of flavour and intensity; Criots, sometimes maligned by wine writers assessing the grands crus, is leaner, more elegant, more discreet, and very long.The largest premier cru by far is Morgeot, which is subdivided into vineyards that some growers trumpet on their labels: these include La Boudriotte, Vigne Blanche, and the powerful Les Fairendes. Here the soil is both richer and deeper, and the wines made are generally broader and fruitier. Les Chenevottes, like Morgeot, gives wines that can be drunk young, although they will keep perfectly well in a good vintage. Le Champ-Gain, with its reddish soil, also delivers broader, richer wines, as does Les Macherelles. At the other end of the flavour spectrum are the more minerally wines from Les Vergers and Les Baudines.If the vineyards are diverse, the winemaking styles are not. Just about everybody ploughs the soil, removes leaves and bunch-thins to keep yields under control, and yields tend to vary from 40 to 50 hectolitres per hectare. I have rarely encountered dilution in the wines. Most producers ferment in barrels, but a few, including some of the best, prefer to start the fermentation in tank and then transfer the fermenting must to barrel. Everyone stirs the lees until the end of malolactic fermentation. New oak is used sparingly, and premiers crus are usually aged in around one-third new oak, even though some of the wines have sufficient power and richness to support considerably more.

The distinctions between the growers are essentially stylistic. If you enjoy rich, full-bodied wines, producers such as Bernard Morey offer exactly that style. The burly, ebullient Morey says: ‘People say my wines resemble me, which suits me fine.’ Some of his wines are quite exotic, especially from Morgeot and Clos de la Maltroie, and in ripe years such as 1999 they can be a touch alcoholic. But they are powerful, enjoyable and dense. Marc Morey’s wines are not dissimilar, with the emphasis on rich fruit and easy accessibility; these are wines that can be drunk young, although the best crus, such as Les Vergers and En Cailleret, will age well. The well-regarded wines of Michel Niellon are in a similar style, with hints of tropical fruit; and so are those of Michel Colin-Deléger, although crus such as Les Chaumées, En Remilly and Les Vergers have more backbone. Jean-Marc Pillot of Jean Pillot clearly favours late harvesting, giving his wines a rich, almost sweet fruitiness that seems more New World than Chassagne. Michel Morey, the son of Marc Morey and owner of Morey-Coffinet, also favours a pure fruity style, although the En Remilly and Fairendes certainly don’t lack vigour, power, and complexity.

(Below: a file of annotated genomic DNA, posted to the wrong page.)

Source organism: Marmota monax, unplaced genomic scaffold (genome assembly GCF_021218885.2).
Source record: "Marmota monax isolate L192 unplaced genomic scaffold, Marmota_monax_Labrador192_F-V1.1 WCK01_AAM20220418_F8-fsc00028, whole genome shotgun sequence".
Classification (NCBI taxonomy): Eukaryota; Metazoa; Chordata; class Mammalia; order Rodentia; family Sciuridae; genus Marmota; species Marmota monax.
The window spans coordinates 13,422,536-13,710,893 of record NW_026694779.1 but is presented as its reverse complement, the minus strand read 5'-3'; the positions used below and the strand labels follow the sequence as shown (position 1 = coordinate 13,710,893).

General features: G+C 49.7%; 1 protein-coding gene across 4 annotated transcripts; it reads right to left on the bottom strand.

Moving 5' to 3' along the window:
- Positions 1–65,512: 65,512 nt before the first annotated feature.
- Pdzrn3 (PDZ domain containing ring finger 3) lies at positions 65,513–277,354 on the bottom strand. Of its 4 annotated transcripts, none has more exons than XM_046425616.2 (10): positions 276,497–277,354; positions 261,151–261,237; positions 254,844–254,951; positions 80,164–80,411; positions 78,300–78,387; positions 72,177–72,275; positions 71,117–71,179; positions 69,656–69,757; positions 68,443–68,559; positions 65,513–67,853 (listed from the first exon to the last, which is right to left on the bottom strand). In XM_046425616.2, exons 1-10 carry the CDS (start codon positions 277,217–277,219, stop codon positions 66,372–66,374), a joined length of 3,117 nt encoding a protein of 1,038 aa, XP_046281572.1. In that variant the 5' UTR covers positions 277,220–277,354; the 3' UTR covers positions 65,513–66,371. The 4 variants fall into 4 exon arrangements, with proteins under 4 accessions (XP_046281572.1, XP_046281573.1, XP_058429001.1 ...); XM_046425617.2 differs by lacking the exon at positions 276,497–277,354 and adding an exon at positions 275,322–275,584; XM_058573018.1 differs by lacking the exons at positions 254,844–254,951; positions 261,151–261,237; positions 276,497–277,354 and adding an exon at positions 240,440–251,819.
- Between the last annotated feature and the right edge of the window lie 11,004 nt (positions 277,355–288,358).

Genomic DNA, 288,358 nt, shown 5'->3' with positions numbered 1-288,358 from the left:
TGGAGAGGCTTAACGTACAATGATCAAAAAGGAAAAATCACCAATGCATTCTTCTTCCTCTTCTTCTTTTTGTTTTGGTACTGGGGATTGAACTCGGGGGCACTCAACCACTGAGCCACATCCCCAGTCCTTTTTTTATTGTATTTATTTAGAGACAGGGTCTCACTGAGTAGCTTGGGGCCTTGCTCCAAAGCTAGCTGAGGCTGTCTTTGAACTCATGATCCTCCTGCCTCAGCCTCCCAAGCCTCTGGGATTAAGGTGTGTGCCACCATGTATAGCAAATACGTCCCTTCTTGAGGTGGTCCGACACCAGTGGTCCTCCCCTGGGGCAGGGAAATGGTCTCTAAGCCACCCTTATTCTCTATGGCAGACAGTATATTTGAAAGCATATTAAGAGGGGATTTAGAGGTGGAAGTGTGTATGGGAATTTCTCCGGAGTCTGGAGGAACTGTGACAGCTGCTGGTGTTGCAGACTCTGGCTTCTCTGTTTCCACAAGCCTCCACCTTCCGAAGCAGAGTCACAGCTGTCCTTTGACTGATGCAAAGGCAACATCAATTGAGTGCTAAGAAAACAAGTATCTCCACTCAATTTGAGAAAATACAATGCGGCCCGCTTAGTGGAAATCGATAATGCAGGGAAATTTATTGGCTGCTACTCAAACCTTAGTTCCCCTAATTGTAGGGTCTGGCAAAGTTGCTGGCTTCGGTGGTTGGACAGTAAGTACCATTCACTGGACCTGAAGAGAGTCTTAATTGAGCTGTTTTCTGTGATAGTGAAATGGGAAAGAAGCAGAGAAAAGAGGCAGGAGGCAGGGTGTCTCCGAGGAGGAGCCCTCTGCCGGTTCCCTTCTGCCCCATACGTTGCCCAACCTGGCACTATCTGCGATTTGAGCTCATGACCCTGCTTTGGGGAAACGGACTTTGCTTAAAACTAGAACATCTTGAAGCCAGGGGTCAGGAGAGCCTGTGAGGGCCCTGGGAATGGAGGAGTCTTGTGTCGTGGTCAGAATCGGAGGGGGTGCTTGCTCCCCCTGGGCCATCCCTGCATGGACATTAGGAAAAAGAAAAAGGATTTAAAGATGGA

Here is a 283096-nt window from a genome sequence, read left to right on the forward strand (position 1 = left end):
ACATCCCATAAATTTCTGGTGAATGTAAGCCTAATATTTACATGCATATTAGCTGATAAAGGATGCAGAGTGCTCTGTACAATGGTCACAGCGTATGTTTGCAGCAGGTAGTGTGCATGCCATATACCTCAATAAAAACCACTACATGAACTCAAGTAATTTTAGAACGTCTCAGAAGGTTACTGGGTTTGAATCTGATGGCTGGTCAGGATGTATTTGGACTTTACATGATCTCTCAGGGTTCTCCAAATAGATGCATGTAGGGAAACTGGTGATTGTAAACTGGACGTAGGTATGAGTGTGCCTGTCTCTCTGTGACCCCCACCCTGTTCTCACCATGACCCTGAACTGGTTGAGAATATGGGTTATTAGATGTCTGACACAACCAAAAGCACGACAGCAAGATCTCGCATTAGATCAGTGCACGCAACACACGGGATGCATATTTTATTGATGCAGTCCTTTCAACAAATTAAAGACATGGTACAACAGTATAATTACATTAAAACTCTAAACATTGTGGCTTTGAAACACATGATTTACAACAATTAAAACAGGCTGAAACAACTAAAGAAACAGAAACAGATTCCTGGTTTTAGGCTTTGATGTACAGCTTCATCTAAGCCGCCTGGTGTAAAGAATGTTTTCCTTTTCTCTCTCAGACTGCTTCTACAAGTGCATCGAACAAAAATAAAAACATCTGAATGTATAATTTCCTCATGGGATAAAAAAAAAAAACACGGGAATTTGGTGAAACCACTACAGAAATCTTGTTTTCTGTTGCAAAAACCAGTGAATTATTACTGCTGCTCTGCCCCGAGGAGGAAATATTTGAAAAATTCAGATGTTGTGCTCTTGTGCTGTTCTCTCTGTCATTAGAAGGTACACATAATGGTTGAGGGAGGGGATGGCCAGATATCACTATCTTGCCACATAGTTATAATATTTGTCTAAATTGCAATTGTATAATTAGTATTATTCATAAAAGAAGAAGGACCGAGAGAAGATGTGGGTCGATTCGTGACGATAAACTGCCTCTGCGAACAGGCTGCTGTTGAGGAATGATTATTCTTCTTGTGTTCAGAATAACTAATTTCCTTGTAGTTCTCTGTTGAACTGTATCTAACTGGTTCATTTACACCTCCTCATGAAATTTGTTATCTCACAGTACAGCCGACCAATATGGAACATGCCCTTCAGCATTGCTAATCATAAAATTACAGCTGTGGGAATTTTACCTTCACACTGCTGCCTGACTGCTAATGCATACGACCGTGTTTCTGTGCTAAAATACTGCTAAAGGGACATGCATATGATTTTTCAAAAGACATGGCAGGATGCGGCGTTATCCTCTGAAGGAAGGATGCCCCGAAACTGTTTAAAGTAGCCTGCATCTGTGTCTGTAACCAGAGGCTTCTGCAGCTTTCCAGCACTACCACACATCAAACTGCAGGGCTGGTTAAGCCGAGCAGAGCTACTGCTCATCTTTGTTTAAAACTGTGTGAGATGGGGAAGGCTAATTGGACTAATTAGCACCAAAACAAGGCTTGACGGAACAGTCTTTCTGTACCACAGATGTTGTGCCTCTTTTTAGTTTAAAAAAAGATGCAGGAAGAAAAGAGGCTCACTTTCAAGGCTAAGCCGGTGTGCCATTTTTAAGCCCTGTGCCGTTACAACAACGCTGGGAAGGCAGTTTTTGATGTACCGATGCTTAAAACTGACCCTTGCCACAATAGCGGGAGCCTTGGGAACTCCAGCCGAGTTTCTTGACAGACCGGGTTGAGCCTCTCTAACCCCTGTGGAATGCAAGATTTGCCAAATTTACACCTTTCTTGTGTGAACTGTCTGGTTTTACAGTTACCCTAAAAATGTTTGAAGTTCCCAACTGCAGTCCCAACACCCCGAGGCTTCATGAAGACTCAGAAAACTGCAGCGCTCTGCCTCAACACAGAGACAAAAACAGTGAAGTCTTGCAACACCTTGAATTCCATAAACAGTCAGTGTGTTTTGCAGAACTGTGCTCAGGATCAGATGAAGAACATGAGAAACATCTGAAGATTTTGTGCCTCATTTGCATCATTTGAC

For my taste, which runs to wines with more mineral character and austerity in their youth, the outstanding estates include Château de la Maltroye and Guy Amiot. At Château de la Maltroye, a handsome building dominating its site, Clos du Château, Jean-Pierre Cornut takes his time. In his cold cellars malolactic fermentation often terminates as late as June, when the wines are racked for the first time. Cornut opts for a higher proportion of new oak than many other estates. The results are impressive: rich, powerful wines from Clos du Château and Grandes Ruchottes, explosive citric flavours from Les Dents-de-Chien and pure, racy wines from La Romanée. Impeccable.Power also characterises the wines from Amiot, which are solid and oaky with an occasional touch of austerity. The Baudines is very minerally, and En Cailleret can be wonderfully toasty and complex, with remarkable length. The Amiots own a substantial proportion of old vines, no doubt contributing to their wines’ body and intensity.

The wines from Jean-Marc Blain of Blain-Gagnard are slightly less imposing, but have a delightful limey elegance. The Boudriottes is delicious, although En Cailleret is the best of his premiers crus. The whites from Jean-Noël Gagnard are beautifully balanced and unusually lively: the Chenevottes and Caillerets can be exceptional. Gagnard and his daughter Caroline are unusual in ageing their wines for about 16 months before bottling, whereas most growers bottle before the next harvest. No overview of the top growers of Chassagne is complete without including the celebrated Ramonet estate, but since I was refused an appointment there, I cannot report on recent vintages.The Côte de Beaune has enjoyed a succession of fine vintages for white wines. 1995 and 1996 can still be kept, 1997 is ready for drinking now, and opinions are divided on the 1998s. Most producers believe it is a vintage for medium-term drinking; others find them more structured than the 1997s. Everyone relishes the fruity 1999s, which also have a fine, fresh acidity to balance the richness and, in some cases, alcohol. 2000 will also be a fine year, with some growers expressing a slender preference for it over 1999.


Stephen Brook is a contributing editor to Decanter.